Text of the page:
Also: Education Post ran an adapted version of one of the series’s earlier pieces this past week, find it here — and, of course, feel free to retweet, share, etc. We really want to get word out about researchED DC! (Which you can follow at Twitter now, by the way…)
Have a great week, y’all.
I’m an evangelist for teachers taking control of their own development by using education research.
But I know there’s a great distance between saying, ‘Reclaim your profession, educators!’ and actually doing it.
If becoming a better user of educational research were not so difficult or time-intensive, countless more practitioners would already have made it a habit by now. And, in turn, the myriad bad professional development courses, wasteful consultants, and misguided improvement initiatives would long ago have been sent into retreat.
So, as someone who has invested time in education research and seen first-hand how it can pay off, here is my quick starter kit of ideas for people who want to give it a try. My Starter Kit won’t make research work magically quick, but it should help you along your way.
1. To Begin, Ask ONE Question
A simple point, but a very important one as you set out. For once you start looking around, your main issue will quickly escalate from ‘how do I find what I need?’ to ‘what in this overwhelming pile of information is most reliable and most useful?’
Beginning with a single focus for inquiry (‘What is the effect of Balanced Literacy programs on students’ reading outcomes in my state?’, for example, or ‘Is there evidence that 1-to-1 iPad initiatives have improved students’ learning in the metro districts that have implemented them?’) can provide an effective cordon around a much more workable space and keep distracting or erroneous information under control.
2. Run, Don’t Walk, to the Cognitive Science
Many of the least-effective yet furthest-reaching approaches in education are based on ideals about how people learn best, not on the science of how people learn best.
The good news is that the past 3 to 4 decades of advances in cognitive science can give us much more reliable information about human learning, based on scientific trials.
To anyone starting out as a researcher, then, regardless of discipline or grade level, I’d heavily suggest getting up to speed with these concepts as quickly as possible.
As far as matters to prioritize, I’d recommend starting with these three and learning all you can: (1) Long-accepted truths of instruction and learning (like learning styles, for example) that science have proven to be mythical, (2) The importance of background knowledge to all kinds of what we consider ‘higher-order’ thought, and (3) How learning improves through various forms of practice/repetition.
These three will provide a lot of insight, I’m pretty sure, that your training programs and continuing professional development never would. I would recommend the following pieces of reading as starting points:
- Deans For Impact: The Science of Learning document – Constructed by the teacher-prep reform organization Deans For Impact, this guide’s user-friendly distillation belies all the learning science and detail it contains. A perfect gateway to concepts like those shared above.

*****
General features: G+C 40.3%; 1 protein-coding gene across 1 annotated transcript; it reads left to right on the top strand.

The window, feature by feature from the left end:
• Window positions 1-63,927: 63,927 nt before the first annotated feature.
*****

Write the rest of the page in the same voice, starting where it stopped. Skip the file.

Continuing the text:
- The work of Dr Daniel Willingham: his book Why Don’t Students Like School? , his blog, etc.
- Make It Stick: The Science of Successful Learning
- Urban Myths About Learning and Education
3. Plug In to Other Practitioner-Researchers
Back when I first jumped into the ed research stream 13-14 years ago, I basically had a couple books’ reference sections to guide me. The internet was humming, of course, but blogs weren’t much of a factor and Twitter hadn’t even been invented.
Today, one can get daily doses of fellow educator-researchers’ work from huge numbers of bloggers. There are links to lots of good ones on my blog A Total Ed Case if that is a helpful starting point.
Plus, a worldwide community of like-minded professionals can be found on Twitter, which is great at rapidly spreading useful research and resources. If you’ve put off opening an account, at least do it for this. You won’t regret it.
Seek conferences like researchED, too, to connect with fellow educators. My shameless plug, as I’m one of the organizers, is to encourage you to attend our next one on 29 October 2016 in Washington, DC. But if you can’t, follow us on Twitter or seek out other conferences near you to build your professional network.
4. Know How We Got Here
Though you may not feel education’s history applies very well to the day-to-day of your classroom, I’ve found immensely useful over my time in education—maybe because we’re so inclined to repeat our mistakes.
Plus, histories are rich with ‘gateways’ via their usually deep references and indices. From a purely strategic standpoint, taking some time as a researcher to know how we got here will pay off in big ways the further you go.
A couple of recommendations I’d make are Diane Ravitch’s Left Back and The Troubled Crusade. Even The Death and Life of the Great American School System, the book that bridged her move from reform champion to reform enemy, does a lot well to explain American Education in its post-NCLB Accountability Era.
Other titles I’d suggest include The Struggle for the American Curriculum, 1893-1958, by Herbert Kliebard; Why Knowledge Matters, by E.D. Hirsch;Getting It Wrong from the Beginning, by Kieran Egan; and Ouroboros, an ebook by Greg Ashman.
ResearchED is holding a conference at CHEC in Washington, DC, on 29 October, tickets for the conference are on sale now. Click here for more info on the conference program and tickets—and be in touch if you have any questions.